The Thundershirt has an impressive 80% success rate. This means you need no drugs or supplements, your dog just naturally feels happier and calmer. To learn more about it, we’ve done a detailed article about the Thundershirt that you can read here.
We also have a handy article that explains how to put one on, it’s really easy.
Aromatherapy and Massages
To say that a dog’s sense of smell is phenomenal, is frankly, underselling it. Scent plays a huge role in a dog’s day-to-day life. So much so, that scientists have come up with a few products that capitalize on your dog’s super-sensitive nose.
There’s a vast array of products on the market that replicate canine pheromones that remind our dogs of their mothers. This has a fantastic calming effect, as the pheromones give off a feeling of being nurtured and nursed.
Natural products such as Lavender, chamomile, and germanium are essential oils that also have similar soothing effects on our dogs.
We all like a massage, and so do our dogs. Massaging your dog before you leave the house is a great way to relax them, and hopefully send them to sleep.
Brushing our dogs also has a similar effect, and these activities promote bonding between you and your dog.
Medication for Dog Separation Anxiety
This suggestion is always last on our list at Anxious Canine because we prefer natural remedies. That said, sometimes there’s a few cases where counterconditioning, desensitization, natural remedies, Thundershirts, and so on, have very little effect. It’s rare, but it does sometimes happen. In these cases, when you’ve exhausted all other avenues, medication over the counter from your vet may be advised.
Vets often prescribe amitriptyline and alprazolam, which treat depression and anxiety, respectively, for separation anxiety.
There are mainly three options that are FDA approved, these are Reconcile, Clomipramine, and Pexion. You’ll find several options in the market, but people gravitate more towards these three.
These medications for dog separation anxiety are typically safe. Make sure to follow your vet’s advice, especially if you’re using them on pups and young dogs.
You can also check out our article for Discover 15 ways to naturally calm your dog for more dog calming solutions.
Myths about Managing Separation Anxiety in Dogs
Finding a solution to separation anxiety in your dog will take time, effort, and a lot of patience. There’s no magic cure that will “fix” your dog overnight.
There’s no simple fix for any kind of anxiety problem.
There are many myths about separation anxiety in dogs, and it’s essential to weed out the good information, from the bad. There are several proven and effective methods that can help and cure a dog’s separation anxiety over time.
But, there are many more that simply DO NOT WORK!
Let’s take a look at some totally bogus information that you may have stumbled upon already:
Get a Companion for Your Dog
Getting a companion is a very pervasive idea, it seems like an easy solution and a quick win.
However, a dog’s anxiety doesn’t stem from loneliness, they feel nervous because you, their owner have left. That nervous feeling won’t disappear because there’s another dog around the house.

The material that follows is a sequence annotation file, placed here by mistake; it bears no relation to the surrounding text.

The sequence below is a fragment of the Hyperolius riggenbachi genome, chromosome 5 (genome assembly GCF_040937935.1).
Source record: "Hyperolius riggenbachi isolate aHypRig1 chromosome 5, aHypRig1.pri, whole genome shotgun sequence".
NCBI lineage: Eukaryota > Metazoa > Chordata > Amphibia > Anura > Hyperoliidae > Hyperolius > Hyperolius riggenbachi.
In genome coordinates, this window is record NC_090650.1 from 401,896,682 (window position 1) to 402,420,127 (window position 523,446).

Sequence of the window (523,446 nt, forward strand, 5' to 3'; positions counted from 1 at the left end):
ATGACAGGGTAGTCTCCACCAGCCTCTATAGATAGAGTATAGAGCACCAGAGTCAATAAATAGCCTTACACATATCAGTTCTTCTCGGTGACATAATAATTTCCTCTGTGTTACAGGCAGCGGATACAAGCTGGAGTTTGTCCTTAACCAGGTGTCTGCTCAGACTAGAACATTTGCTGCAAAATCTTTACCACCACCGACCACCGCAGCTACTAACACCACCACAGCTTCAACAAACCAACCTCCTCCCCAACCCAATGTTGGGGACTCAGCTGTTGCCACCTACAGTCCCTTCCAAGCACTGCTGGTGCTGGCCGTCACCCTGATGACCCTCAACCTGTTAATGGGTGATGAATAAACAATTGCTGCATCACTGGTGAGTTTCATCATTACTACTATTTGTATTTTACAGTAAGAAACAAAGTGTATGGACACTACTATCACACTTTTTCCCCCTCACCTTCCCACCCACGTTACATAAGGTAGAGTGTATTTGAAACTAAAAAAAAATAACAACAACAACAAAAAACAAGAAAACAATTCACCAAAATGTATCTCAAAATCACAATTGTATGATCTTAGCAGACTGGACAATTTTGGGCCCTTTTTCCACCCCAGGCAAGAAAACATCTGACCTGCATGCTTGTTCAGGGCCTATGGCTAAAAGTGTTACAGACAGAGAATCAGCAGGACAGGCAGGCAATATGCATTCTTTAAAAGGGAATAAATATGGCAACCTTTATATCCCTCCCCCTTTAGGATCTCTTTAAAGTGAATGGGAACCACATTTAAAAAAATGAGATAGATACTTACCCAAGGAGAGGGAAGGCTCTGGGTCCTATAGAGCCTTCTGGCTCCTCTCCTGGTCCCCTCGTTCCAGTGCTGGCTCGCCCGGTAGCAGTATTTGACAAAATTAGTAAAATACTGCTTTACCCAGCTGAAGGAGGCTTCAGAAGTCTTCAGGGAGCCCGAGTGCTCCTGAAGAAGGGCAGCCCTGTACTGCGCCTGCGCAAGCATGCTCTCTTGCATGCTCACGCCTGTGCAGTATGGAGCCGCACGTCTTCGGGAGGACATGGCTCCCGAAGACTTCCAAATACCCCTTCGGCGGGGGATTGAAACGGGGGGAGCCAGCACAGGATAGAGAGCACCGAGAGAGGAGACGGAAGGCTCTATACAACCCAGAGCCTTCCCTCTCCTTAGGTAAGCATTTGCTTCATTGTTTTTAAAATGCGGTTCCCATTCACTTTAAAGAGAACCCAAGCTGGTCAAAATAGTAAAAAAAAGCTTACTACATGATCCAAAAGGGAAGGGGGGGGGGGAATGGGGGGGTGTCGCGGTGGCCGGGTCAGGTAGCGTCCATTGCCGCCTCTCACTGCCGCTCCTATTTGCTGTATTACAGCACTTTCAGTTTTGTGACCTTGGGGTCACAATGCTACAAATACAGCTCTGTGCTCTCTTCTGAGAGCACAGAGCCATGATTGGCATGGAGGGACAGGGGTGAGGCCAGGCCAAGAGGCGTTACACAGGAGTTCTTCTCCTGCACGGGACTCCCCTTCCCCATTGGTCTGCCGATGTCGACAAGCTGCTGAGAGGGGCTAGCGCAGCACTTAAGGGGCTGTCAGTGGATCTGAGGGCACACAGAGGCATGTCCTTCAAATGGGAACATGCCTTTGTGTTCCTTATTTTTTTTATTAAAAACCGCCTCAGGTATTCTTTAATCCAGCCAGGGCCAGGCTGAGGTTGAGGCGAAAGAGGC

Taking on another dog is a big commitment, so unless you’re confident that you want another pet, don’t risk it.
Countless people have found that this method has no guarantee of success.
Worse still, many end up managing two dogs with separation anxiety.
It’s Gone for Good once You’ve Managed It
Woo hoo! My dog’s separation anxiety has gone forever! This has got to be is one of the most common misconceptions, simply for this reason… If you don’t properly maintain your dog’s welfare, the anxiety will inevitably creep back.
Your dog can relapse if there’s a change in their routine. If your furry friend goes through another traumatic event or has to face an unexpected trigger situation.
There is good news however, you already know what to do, so any sudden relapse won’t blindside you.
If your dog does suddenly relapse, don’t panic, repeat what you did before. If you need help, seek professional assistance.
Bonding Closely with Your Dog Will Cause Separation Anxiety
Bonding with your furry best friend is one of the best things about having a dog. Studies have shown that bonding doesn’t cause separation anxiety.
Dogs develop separation anxiety for several reasons, and they are associated with fearful situations.
Having your dog sleep next to you or sharing a sofa does not correlate with separation anxiety. If your dog is suffering from it, doing so will not enable his anxiety nor will it cure it.
It is recommended that you establish boundaries so that your dog doesn’t become overly dependent on you.
All dogs face some sort of anxiety at certain points in their lives. Sometimes it’s mild and fleeting, and for a few unlucky dogs, it’s more permanent and can grow to become a problem.
It’s essential that we understand the causes of separation anxiety in dogs, so we can find the best treatment for them.
Having the right information to focus on, and taking positive action, is the best way to help our dogs.
If your dog displays signs of separation anxiety, and you’re confused about what to do, consult a vet. They will advise an appropriate treatment plan that suits your dog’s lifestyle.
We hope this article was helpful to you., please check out these related articles on dog anxiety and how to manage and treat it.
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All information in this article is for educational purposes only and is not meant to replace your veterinarian’s advice